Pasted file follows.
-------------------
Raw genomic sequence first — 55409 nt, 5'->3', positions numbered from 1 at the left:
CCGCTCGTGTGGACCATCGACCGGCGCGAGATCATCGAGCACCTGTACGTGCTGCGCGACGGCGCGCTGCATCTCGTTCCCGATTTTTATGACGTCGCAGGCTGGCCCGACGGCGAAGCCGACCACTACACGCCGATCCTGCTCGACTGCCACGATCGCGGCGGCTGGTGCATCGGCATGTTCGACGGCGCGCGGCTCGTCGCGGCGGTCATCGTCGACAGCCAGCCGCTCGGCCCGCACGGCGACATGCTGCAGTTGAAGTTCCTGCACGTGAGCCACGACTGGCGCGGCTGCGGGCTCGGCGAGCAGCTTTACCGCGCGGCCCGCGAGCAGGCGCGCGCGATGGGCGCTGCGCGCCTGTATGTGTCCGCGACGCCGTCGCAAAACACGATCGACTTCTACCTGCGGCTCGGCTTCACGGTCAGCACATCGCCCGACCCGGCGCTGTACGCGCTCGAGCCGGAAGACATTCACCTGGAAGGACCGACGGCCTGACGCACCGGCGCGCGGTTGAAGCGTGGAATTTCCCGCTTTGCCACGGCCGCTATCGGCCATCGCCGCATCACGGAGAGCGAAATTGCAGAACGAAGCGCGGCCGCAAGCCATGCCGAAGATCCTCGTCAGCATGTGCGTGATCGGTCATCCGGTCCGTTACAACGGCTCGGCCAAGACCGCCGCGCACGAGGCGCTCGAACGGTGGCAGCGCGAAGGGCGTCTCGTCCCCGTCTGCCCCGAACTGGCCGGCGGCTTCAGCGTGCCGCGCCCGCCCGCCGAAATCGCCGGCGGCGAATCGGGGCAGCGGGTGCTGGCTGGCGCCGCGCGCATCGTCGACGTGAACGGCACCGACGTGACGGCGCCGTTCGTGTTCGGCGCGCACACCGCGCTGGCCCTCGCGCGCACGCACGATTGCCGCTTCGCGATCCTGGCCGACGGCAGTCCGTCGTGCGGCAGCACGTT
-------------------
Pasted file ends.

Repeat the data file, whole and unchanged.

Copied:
Raw genomic sequence first — 55409 nt, 5'->3', positions numbered from 1 at the left:
CCGCTCGTGTGGACCATCGACCGGCGCGAGATCATCGAGCACCTGTACGTGCTGCGCGACGGCGCGCTGCATCTCGTTCCCGATTTTTATGACGTCGCAGGCTGGCCCGACGGCGAAGCCGACCACTACACGCCGATCCTGCTCGACTGCCACGATCGCGGCGGCTGGTGCATCGGCATGTTCGACGGCGCGCGGCTCGTCGCGGCGGTCATCGTCGACAGCCAGCCGCTCGGCCCGCACGGCGACATGCTGCAGTTGAAGTTCCTGCACGTGAGCCACGACTGGCGCGGCTGCGGGCTCGGCGAGCAGCTTTACCGCGCGGCCCGCGAGCAGGCGCGCGCGATGGGCGCTGCGCGCCTGTATGTGTCCGCGACGCCGTCGCAAAACACGATCGACTTCTACCTGCGGCTCGGCTTCACGGTCAGCACATCGCCCGACCCGGCGCTGTACGCGCTCGAGCCGGAAGACATTCACCTGGAAGGACCGACGGCCTGACGCACCGGCGCGCGGTTGAAGCGTGGAATTTCCCGCTTTGCCACGGCCGCTATCGGCCATCGCCGCATCACGGAGAGCGAAATTGCAGAACGAAGCGCGGCCGCAAGCCATGCCGAAGATCCTCGTCAGCATGTGCGTGATCGGTCATCCGGTCCGTTACAACGGCTCGGCCAAGACCGCCGCGCACGAGGCGCTCGAACGGTGGCAGCGCGAAGGGCGTCTCGTCCCCGTCTGCCCCGAACTGGCCGGCGGCTTCAGCGTGCCGCGCCCGCCCGCCGAAATCGCCGGCGGCGAATCGGGGCAGCGGGTGCTGGCTGGCGCCGCGCGCATCGTCGACGTGAACGGCACCGACGTGACGGCGCCGTTCGTGTTCGGCGCGCACACCGCGCTGGCCCTCGCGCGCACGCACGATTGCCGCTTCGCGATCCTGGCCGACGGCAGTCCGTCGTGCGGCAGCACGTT